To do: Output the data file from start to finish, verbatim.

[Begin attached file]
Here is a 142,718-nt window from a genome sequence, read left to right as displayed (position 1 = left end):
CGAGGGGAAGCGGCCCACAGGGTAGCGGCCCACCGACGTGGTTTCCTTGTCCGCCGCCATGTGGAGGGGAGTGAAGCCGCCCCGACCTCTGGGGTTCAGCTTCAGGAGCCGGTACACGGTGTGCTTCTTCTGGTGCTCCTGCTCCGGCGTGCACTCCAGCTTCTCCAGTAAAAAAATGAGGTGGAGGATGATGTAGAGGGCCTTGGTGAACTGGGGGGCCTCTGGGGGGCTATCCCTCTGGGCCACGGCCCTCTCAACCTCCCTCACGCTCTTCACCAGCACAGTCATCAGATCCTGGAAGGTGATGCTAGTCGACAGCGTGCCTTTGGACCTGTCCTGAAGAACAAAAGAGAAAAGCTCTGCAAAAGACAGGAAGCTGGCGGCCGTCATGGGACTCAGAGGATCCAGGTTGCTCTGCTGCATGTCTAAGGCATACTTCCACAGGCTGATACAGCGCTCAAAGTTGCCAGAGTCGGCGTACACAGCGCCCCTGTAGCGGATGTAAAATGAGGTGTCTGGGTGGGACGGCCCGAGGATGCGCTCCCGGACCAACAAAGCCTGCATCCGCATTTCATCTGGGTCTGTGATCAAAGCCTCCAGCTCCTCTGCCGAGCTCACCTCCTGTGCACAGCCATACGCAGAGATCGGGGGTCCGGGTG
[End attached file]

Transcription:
Here is a 142,718-nt window from a genome sequence, read left to right as displayed (position 1 = left end):
CGAGGGGAAGCGGCCCACAGGGTAGCGGCCCACCGACGTGGTTTCCTTGTCCGCCGCCATGTGGAGGGGAGTGAAGCCGCCCCGACCTCTGGGGTTCAGCTTCAGGAGCCGGTACACGGTGTGCTTCTTCTGGTGCTCCTGCTCCGGCGTGCACTCCAGCTTCTCCAGTAAAAAAATGAGGTGGAGGATGATGTAGAGGGCCTTGGTGAACTGGGGGGCCTCTGGGGGGCTATCCCTCTGGGCCACGGCCCTCTCAACCTCCCTCACGCTCTTCACCAGCACAGTCATCAGATCCTGGAAGGTGATGCTAGTCGACAGCGTGCCTTTGGACCTGTCCTGAAGAACAAAAGAGAAAAGCTCTGCAAAAGACAGGAAGCTGGCGGCCGTCATGGGACTCAGAGGATCCAGGTTGCTCTGCTGCATGTCTAAGGCATACTTCCACAGGCTGATACAGCGCTCAAAGTTGCCAGAGTCGGCGTACACAGCGCCCCTGTAGCGGATGTAAAATGAGGTGTCTGGGTGGGACGGCCCGAGGATGCGCTCCCGGACCAACAAAGCCTGCATCCGCATTTCATCTGGGTCTGTGATCAAAGCCTCCAGCTCCTCTGCCGAGCTCACCTCCTGTGCACAGCCATACGCAGAGATCGGGGGTCCGGGTG